Private COVID jabs lead to concerns about creeping privatisation in the NHS

COVID boosters are now available to purchase from high-street pharmacies and private healthcare providers in England. This means that millions of people who don’t qualify for a free COVID vaccine on the NHS will be able to access one.


  • Liz Breen

    Director of the Digital Health Enterprise Zone (DHEZ), University of Bradford, Professor of Health Service Operations, University of Bradford

  • Jonathan Silcock

    Associate Professor in Pharmacy Practice, University of Bradford

But this recent announcement has also raised concerns about both the cost and accessibility of these vital medicines. There are also worries it’s yet another example of how patients are increasingly bridging the gap in healthcare provision, paying out of pocket for prescription drugs or services that the NHS no longer provides or can’t provide promptly.

Private vaccinations

Since 2000, most people who want a flu jab and are not eligible for an NHS one have had to pay for a jab from a private provider. Free flu jabs are only given to those at the greatest risk of serious illness from the virus. Community pharmacies are reimbursed for administering the free NHS vaccination, but are paid directly for private vaccinations.

Essentially, the same system has been introduced for the COVID vaccine. Those who aren’t eligible for a free vaccine will be able to pay for one from a private provider or community pharmacy.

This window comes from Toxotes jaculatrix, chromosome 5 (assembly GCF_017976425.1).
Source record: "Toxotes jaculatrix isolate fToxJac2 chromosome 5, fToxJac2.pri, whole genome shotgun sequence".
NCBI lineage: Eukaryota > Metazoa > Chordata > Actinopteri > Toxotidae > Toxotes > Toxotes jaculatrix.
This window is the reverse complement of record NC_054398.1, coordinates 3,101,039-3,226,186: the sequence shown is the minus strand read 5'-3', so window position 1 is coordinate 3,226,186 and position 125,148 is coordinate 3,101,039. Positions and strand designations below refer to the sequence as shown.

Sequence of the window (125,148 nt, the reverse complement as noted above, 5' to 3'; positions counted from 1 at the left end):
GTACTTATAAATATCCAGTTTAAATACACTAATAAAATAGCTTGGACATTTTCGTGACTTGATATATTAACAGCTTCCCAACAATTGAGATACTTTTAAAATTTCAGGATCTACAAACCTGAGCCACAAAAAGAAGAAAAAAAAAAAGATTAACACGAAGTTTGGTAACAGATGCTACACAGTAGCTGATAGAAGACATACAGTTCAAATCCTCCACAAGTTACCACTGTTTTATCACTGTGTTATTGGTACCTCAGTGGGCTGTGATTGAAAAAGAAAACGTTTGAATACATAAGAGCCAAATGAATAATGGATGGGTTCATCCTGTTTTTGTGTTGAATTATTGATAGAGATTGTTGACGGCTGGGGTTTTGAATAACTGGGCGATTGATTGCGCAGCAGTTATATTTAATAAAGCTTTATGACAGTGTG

But unlike the flu jab, which only costs around £18, the private COVID vaccine costs considerably more – ranging from £45 to £100 depending on the pharmacy. This has led to concerns that the cost of these jabs will widen health inequalities – and there are other barriers too.

The COVID jab protects against serious cases of the disease. Even one dose of the vaccine may reduce the risk of long COVID symptoms. Long COVID reportedly costs the NHS £23.4m in primary care consultations each year, so there would be clear benefits in making sure the vaccine is accessible to the broadest number of people possible.

So why, then, is access being restricted to high-risk groups and those able to pay? While all the reasons behind this decision aren’t entirely clear, the cost of COVID booster campaigns may have been an influence in revising eligibility criteria.

The administration of private COVID vaccinations is also a revenue stream for community pharmacies, who are struggling to survive in the current financial climate. And the delivery of vaccines both privately and on the NHS offers a source of revenue for vaccine manufacturers.

So, while it’s good news that the COVID vaccine is now available to some who weren’t previously eligible, this does raise concerns about how the growing privatisation of treatments and services will affect the public. Reflection is needed on how much can we expect the public to financially support UK healthcare provision.

Healthcare as a “merit good”

Economists call healthcare a “merit good“. This means that society as a whole benefits more from the use of healthcare services than the individual being treated.